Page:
Meet Dr. Patel

Dr. Anik Patel M.D. FAAP is a pediatrician working at Children’s Mercy Hospital Kansas City where he specializes in Pediatric Global Health and Pediatric Emergency Medicine. He joined MOAAP eight years ago in 2014 and loves being able to visit the capitol building to advocate for change. Dr. Patel was recently appointed to the AAP Council on Immigrant Child and Family Health (COICFH) where he will have the opportunity to advocate for the health and rights of immigrant and refugee children.

Learn more about Dr. Anik Patel in his own words:

What is your vision for your work on the AAP Council on Immigrant Child and Family Health?

I’m so honored to be appointed to a position on the Executive Council for COICFH. I have looked up to many of the folks on this council for the past few years. I have admired their work, advocating for the health and rights of immigrant and refugee children who are amongst the most vulnerable in American society as well as building a community of providers dedicated to this population. I would like to continue this work, advocating for the rights of these children to be healthy and happy within our borders as well as abroad.

What has been your biggest (or one of your biggest) professional accomplishments?

I can’t point to exactly one accomplishment, but I feel as if my career has been built upon small successes and learning opportunities, one building upon another. I grew up in Jeff City, and I never could have imagined how far I’ve come since then. I’m grateful for the folks who have guided my career path, particularly Jennifer Watts (at Children’s Mercy Hospital in Kansas City) and Jeff Robison (at Primary Children’s Hospital in Salt Lake City), but also so many others who have given me advice, mentorship, and community. Whatever I accomplish in my career is only a reflection of the dedication and investment of these folks in my personal growth and career development.

What’s a fun fact about you that not many people know?

I don’t know if there’s a lot that is interesting about me, but I’m a mediocre skier. I learned how to ski in 2019 during my global health fellowship based out of Salt Lake City, and for a guy who had never really even seen mountains before then, I’ve come a long way. I can finally go down blue runs (and hop on a ski lift without falling on my face).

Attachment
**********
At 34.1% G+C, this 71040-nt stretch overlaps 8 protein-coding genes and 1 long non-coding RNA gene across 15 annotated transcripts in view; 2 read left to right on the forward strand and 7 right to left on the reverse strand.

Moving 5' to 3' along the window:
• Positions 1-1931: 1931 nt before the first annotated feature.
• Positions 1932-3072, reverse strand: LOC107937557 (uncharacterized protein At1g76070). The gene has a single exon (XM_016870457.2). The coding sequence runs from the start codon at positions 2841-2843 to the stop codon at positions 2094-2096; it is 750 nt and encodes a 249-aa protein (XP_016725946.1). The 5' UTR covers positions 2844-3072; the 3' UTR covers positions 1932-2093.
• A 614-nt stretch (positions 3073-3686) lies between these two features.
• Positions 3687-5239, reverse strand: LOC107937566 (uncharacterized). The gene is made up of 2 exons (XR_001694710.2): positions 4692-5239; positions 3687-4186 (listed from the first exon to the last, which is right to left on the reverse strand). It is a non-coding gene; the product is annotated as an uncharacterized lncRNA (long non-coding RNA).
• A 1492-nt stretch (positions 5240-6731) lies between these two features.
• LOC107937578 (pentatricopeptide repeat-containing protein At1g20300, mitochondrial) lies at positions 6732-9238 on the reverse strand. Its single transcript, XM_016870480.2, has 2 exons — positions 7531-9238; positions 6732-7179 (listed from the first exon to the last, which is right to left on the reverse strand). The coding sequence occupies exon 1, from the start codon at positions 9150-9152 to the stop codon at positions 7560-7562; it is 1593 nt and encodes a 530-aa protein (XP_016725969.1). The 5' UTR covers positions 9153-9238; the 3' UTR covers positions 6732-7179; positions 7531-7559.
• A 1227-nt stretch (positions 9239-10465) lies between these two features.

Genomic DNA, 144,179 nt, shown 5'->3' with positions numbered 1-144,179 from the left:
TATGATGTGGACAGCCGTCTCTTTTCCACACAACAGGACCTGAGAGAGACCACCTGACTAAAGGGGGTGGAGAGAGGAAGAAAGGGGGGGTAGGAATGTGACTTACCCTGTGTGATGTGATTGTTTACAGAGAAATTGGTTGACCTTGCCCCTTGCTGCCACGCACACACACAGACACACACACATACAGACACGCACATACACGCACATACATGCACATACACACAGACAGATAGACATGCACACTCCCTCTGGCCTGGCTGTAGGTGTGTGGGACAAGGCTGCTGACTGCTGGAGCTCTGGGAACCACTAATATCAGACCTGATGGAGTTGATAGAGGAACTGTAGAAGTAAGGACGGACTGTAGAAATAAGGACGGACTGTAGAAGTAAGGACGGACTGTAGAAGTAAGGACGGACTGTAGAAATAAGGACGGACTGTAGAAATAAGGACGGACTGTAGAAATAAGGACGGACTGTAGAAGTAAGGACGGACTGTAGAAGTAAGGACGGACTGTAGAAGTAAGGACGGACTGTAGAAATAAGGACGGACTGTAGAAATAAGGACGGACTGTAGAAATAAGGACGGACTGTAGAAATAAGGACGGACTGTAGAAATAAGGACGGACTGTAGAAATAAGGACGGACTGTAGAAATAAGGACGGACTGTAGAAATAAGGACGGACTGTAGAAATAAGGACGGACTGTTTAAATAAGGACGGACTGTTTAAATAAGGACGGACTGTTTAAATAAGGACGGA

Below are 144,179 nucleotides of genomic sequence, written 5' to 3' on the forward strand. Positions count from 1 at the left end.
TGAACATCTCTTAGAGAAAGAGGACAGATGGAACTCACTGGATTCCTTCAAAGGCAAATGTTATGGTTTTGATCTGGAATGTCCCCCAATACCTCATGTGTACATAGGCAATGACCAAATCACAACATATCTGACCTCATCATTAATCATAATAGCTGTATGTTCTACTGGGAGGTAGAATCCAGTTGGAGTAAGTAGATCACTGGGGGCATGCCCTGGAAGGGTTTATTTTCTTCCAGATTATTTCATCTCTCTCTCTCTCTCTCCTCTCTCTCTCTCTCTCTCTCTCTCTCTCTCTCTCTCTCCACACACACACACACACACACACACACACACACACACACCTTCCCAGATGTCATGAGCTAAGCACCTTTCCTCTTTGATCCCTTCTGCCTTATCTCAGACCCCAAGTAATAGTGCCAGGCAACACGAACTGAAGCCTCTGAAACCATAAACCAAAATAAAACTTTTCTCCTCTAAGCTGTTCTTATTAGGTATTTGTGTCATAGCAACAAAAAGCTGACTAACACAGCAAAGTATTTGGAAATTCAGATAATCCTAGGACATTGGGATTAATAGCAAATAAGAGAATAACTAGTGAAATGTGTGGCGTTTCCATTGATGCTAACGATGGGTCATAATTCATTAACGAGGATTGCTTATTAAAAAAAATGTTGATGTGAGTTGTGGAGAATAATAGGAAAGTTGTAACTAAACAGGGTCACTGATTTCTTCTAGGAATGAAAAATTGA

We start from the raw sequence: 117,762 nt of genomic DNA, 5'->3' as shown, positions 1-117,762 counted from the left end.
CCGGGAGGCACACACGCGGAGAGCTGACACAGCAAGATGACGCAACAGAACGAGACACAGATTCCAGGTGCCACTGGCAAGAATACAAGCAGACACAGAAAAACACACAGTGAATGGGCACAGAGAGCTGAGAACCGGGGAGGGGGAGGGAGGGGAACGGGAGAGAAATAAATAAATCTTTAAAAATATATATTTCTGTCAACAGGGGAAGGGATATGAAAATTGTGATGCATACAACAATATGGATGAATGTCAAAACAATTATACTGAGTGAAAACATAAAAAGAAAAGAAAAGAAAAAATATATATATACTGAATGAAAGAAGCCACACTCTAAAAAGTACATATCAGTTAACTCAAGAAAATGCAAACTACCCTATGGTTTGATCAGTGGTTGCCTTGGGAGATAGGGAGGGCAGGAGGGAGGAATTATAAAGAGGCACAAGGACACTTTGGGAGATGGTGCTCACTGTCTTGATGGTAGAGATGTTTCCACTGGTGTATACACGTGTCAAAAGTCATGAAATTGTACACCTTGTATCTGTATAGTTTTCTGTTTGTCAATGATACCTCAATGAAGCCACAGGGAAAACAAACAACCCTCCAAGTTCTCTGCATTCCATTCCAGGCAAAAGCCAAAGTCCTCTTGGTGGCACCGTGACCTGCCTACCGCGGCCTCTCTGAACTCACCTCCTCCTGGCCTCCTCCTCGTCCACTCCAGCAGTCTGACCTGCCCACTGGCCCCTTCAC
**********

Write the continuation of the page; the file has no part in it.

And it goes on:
What is a lesson that you have learned in your career?

One of the biggest lessons I have learned so far in my career (which sounds a little strange to say given I have only been out of residency for now 5 years), is that your career isn’t linear. There are ups and downs, new opportunities that open up, new places that you may work, new interests that may take you down paths you weren’t expecting. I never thought starting my residency in Kansas City in 2014 that I would end up doing two fellowships (in pediatric global health and now pediatric emergency medicine) or live and work in Rwanda and the Navajo Nation or have the opportunities I have now in global health, working in refugee camps around the world and participating in global health education and advocacy. It’s been amazing to see my career evolve and change.

What is the moment that made you feel like you made the right choice in becoming a pediatric health provider?

I can’t pinpoint an exact moment, but I do know that my work in refugee camps around the world has been the most fulfilling work I have ever done. I have had the opportunity to work in camps in Greece with migrants and asylum seekers from the Middle East and Africa; Bangladesh with Rohingyan refugees; and along the US/Mexico Border with asylum seekers and migrants from Latin America. It is the honor of my life to be able to work with displaced people around the world, to bear witness to their stories, and to take care of their children. Despite unimaginable trauma and incredible obstacles, I have seen how resilient children can be. Working with displaced people is my life’s work, and I’m incredibly proud that I am a pediatrician.

What does advocacy mean to you?

Advocacy to me is an essential part of our jobs as pediatricians. It means using our platforms to amplify the voices of those who are most vulnerable and marginalized in society. We advocate for our patients and their families everyday at work, and we should advocate for them outside of the hospital or clinic as well. Social determinants of health dictate how well a child will do in life, and I strongly believe we, as physicians, should advocate for policies that improve our patients’ outcomes.